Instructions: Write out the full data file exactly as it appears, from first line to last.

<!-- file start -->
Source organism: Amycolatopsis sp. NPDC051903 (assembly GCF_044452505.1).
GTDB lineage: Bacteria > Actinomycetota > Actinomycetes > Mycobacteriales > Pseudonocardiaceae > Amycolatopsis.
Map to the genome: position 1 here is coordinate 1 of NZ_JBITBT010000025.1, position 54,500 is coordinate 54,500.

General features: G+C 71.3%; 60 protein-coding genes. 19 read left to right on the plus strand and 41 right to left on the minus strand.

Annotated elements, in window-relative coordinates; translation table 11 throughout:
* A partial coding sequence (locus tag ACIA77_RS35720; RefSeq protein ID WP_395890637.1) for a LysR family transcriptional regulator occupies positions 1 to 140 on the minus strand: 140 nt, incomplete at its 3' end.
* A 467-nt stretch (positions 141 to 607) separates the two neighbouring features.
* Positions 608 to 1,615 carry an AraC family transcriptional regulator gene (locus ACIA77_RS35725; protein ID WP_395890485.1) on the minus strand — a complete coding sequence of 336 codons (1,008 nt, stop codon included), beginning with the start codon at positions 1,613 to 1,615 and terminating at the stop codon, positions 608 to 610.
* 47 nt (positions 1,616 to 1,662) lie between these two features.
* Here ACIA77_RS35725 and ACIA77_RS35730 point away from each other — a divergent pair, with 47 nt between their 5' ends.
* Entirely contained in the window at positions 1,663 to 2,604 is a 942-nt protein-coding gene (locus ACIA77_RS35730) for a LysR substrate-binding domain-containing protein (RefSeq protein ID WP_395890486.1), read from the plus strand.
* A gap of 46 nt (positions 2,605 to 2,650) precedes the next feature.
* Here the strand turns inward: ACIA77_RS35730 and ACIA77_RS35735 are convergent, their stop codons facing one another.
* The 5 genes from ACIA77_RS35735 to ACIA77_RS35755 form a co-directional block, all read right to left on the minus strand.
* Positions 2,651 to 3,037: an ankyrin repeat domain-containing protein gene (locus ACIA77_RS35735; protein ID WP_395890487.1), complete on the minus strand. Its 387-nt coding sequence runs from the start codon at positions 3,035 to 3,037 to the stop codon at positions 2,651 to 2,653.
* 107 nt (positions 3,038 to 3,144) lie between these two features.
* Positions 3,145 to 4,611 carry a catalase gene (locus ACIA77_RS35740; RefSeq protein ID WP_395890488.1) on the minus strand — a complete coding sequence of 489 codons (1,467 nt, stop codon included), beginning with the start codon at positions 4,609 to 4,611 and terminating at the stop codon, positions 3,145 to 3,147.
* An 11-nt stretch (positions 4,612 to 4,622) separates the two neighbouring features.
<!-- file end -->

Source organism: Amycolatopsis sp. NPDC051903 (assembly GCF_044452505.1).
GTDB lineage: Bacteria > Actinomycetota > Actinomycetes > Mycobacteriales > Pseudonocardiaceae > Amycolatopsis.
Map to the genome: position 1 here is coordinate 1 of NZ_JBITBT010000025.1, position 54,500 is coordinate 54,500.

General features: G+C 71.3%; 60 protein-coding genes. 19 read left to right on the plus strand and 41 right to left on the minus strand.

Annotated elements, in window-relative coordinates; translation table 11 throughout:
* A partial coding sequence (locus tag ACIA77_RS35720; RefSeq protein ID WP_395890637.1) for a LysR family transcriptional regulator occupies positions 1 to 140 on the minus strand: 140 nt, incomplete at its 3' end.
* A 467-nt stretch (positions 141 to 607) separates the two neighbouring features.
* Positions 608 to 1,615 carry an AraC family transcriptional regulator gene (locus ACIA77_RS35725; protein ID WP_395890485.1) on the minus strand — a complete coding sequence of 336 codons (1,008 nt, stop codon included), beginning with the start codon at positions 1,613 to 1,615 and terminating at the stop codon, positions 608 to 610.
* 47 nt (positions 1,616 to 1,662) lie between these two features.
* Here ACIA77_RS35725 and ACIA77_RS35730 point away from each other — a divergent pair, with 47 nt between their 5' ends.
* Entirely contained in the window at positions 1,663 to 2,604 is a 942-nt protein-coding gene (locus ACIA77_RS35730) for a LysR substrate-binding domain-containing protein (RefSeq protein ID WP_395890486.1), read from the plus strand.
* A gap of 46 nt (positions 2,605 to 2,650) precedes the next feature.
* Here the strand turns inward: ACIA77_RS35730 and ACIA77_RS35735 are convergent, their stop codons facing one another.
* The 5 genes from ACIA77_RS35735 to ACIA77_RS35755 form a co-directional block, all read right to left on the minus strand.
* Positions 2,651 to 3,037: an ankyrin repeat domain-containing protein gene (locus ACIA77_RS35735; protein ID WP_395890487.1), complete on the minus strand. Its 387-nt coding sequence runs from the start codon at positions 3,035 to 3,037 to the stop codon at positions 2,651 to 2,653.
* 107 nt (positions 3,038 to 3,144) lie between these two features.
* Positions 3,145 to 4,611 carry a catalase gene (locus ACIA77_RS35740; RefSeq protein ID WP_395890488.1) on the minus strand — a complete coding sequence of 489 codons (1,467 nt, stop codon included), beginning with the start codon at positions 4,609 to 4,611 and terminating at the stop codon, positions 3,145 to 3,147.
* An 11-nt stretch (positions 4,612 to 4,622) separates the two neighbouring features.